Earlier today, Thursday 12 June 2014, around 0500 Pacific time Hurricane CRISTINA off the Pacific coast of Mexico reached category 4 strength in the Saffir-Simpson Hurricane Wind Scale. So, in about 24 hours this tropical cyclone, the 3rd named storm of the 2014 eastern Pacific Hurricane Season, went from a tropical storm to a strong major hurricane. That is quite a rapid intensification indeed!
During the afternoon hours, and even more this evening, CRISTINA has began to interact with a less favorable ocean-atmosphere environment where wind shear is already affecting it and surface waters although still quite warm, will be getting progressively cooler along the projected storm track.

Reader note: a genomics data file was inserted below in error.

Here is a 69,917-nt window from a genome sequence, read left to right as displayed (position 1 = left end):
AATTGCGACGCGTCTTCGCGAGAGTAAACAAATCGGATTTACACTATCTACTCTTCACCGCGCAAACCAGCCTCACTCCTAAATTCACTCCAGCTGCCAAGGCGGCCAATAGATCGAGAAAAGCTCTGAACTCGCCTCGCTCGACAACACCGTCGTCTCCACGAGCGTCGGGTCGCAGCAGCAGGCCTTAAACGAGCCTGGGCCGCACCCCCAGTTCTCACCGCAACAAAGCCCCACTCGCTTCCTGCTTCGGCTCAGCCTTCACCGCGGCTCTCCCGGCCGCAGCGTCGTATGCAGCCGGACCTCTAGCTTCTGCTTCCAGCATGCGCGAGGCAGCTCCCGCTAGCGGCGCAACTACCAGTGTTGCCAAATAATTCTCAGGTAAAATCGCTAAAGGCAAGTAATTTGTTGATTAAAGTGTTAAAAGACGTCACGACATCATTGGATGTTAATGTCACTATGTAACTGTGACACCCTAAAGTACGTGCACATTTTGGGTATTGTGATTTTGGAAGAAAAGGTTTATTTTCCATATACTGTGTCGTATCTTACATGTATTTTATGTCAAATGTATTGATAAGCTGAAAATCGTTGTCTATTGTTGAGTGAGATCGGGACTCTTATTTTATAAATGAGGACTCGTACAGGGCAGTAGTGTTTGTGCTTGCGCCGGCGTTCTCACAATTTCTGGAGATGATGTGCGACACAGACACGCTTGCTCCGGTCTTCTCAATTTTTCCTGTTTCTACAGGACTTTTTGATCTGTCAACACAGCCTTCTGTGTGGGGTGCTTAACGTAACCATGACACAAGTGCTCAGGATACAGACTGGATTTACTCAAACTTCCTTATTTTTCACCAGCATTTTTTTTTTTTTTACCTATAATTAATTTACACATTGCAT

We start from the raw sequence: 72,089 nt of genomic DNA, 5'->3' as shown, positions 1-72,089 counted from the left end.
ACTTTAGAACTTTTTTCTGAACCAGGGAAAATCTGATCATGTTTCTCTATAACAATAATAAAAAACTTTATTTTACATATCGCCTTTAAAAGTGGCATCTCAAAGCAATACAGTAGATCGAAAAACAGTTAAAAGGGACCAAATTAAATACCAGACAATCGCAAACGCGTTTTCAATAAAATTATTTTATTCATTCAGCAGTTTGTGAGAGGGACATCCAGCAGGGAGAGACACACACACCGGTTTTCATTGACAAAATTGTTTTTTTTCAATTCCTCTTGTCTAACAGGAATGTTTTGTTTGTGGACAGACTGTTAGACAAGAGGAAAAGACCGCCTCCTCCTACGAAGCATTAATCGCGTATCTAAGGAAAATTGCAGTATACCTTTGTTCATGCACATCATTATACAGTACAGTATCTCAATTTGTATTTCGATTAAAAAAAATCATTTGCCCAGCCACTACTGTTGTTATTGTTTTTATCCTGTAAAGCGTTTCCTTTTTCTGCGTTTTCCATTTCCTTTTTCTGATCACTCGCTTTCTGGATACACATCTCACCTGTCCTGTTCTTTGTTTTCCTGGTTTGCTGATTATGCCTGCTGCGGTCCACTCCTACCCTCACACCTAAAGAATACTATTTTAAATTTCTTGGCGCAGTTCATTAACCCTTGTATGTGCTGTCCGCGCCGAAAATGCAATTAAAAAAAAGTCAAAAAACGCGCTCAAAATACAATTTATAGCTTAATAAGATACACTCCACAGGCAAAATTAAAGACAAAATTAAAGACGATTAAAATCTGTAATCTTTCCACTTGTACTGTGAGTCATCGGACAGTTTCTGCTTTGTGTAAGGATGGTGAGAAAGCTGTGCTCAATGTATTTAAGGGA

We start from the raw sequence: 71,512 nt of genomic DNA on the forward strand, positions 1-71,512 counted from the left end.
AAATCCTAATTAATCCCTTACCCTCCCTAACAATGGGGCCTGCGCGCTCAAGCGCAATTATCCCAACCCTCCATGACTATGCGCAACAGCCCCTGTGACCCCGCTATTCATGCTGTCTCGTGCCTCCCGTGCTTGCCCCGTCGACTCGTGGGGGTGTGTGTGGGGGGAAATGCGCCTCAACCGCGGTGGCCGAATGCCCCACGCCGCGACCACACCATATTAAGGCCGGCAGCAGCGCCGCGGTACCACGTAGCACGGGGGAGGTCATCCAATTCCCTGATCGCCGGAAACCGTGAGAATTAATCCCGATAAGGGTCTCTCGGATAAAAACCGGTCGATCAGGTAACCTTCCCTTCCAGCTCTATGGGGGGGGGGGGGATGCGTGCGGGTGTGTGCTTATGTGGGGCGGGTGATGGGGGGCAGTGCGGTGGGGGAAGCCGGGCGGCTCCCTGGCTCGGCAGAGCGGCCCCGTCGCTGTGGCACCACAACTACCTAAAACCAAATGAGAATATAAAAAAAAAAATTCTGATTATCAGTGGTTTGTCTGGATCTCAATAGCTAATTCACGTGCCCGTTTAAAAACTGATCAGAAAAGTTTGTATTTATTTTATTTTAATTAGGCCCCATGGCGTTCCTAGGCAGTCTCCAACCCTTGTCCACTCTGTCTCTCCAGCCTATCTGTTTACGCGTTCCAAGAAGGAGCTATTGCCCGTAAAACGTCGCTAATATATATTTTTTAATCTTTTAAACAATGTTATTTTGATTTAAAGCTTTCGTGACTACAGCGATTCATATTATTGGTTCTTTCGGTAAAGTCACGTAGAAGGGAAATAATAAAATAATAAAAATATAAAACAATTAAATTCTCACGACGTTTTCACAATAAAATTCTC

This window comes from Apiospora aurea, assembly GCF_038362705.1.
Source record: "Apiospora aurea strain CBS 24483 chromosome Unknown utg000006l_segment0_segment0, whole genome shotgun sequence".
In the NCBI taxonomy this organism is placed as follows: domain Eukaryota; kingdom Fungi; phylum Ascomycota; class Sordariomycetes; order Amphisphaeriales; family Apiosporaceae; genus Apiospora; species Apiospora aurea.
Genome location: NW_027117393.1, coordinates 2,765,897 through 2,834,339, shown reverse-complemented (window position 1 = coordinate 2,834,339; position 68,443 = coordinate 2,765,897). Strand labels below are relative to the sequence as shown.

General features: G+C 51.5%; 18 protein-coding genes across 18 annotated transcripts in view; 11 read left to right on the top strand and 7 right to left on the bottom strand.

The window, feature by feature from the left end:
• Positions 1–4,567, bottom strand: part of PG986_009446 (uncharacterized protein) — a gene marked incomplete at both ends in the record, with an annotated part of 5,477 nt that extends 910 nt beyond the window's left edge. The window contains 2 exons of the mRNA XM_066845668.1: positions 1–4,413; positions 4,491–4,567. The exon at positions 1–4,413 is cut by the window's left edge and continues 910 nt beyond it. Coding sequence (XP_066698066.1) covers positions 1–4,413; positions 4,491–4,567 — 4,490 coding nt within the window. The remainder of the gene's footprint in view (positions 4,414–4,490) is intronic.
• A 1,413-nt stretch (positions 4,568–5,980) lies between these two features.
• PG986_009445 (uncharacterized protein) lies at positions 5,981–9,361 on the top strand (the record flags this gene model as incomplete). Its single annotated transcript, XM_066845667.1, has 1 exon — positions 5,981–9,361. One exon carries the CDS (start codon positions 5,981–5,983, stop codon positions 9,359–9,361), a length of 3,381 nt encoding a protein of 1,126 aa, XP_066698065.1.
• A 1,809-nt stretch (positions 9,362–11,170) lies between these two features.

As CRISTINA continues to move generally WNW, it is interesting to note that to its south and extending more than 9,000 kilometers there is a train of large tropical waves and storm cells reaching from northern South America into the far western tropical Pacific ocean and beyond. A clear sign that conditions for tropical cyclone development are growing more favorable in the northern hemisphere.
At the opposite side of the planet, in the Arabian Sea, category 1 Tropical Cyclone Nanauk continues to move toward Oman.
Elsewhere satellite imagery shows a train of tropical waves moving westward over Equatorial Africa toward the warm waters of the Atlantic to the south of the Cape Verde Islands, but ‘hurricane alley’ show little ‘traffic’ at this time.
It is clear that the various ocean basins in the Atlantic, Pacific and Indian oceans, are showing the effects of warming surface waters and atmosphere in terms of numerous cells of disturbed weather and storms on a daily basis. Continuous monitoring by vulnerable communities around these basins is certainly warranted.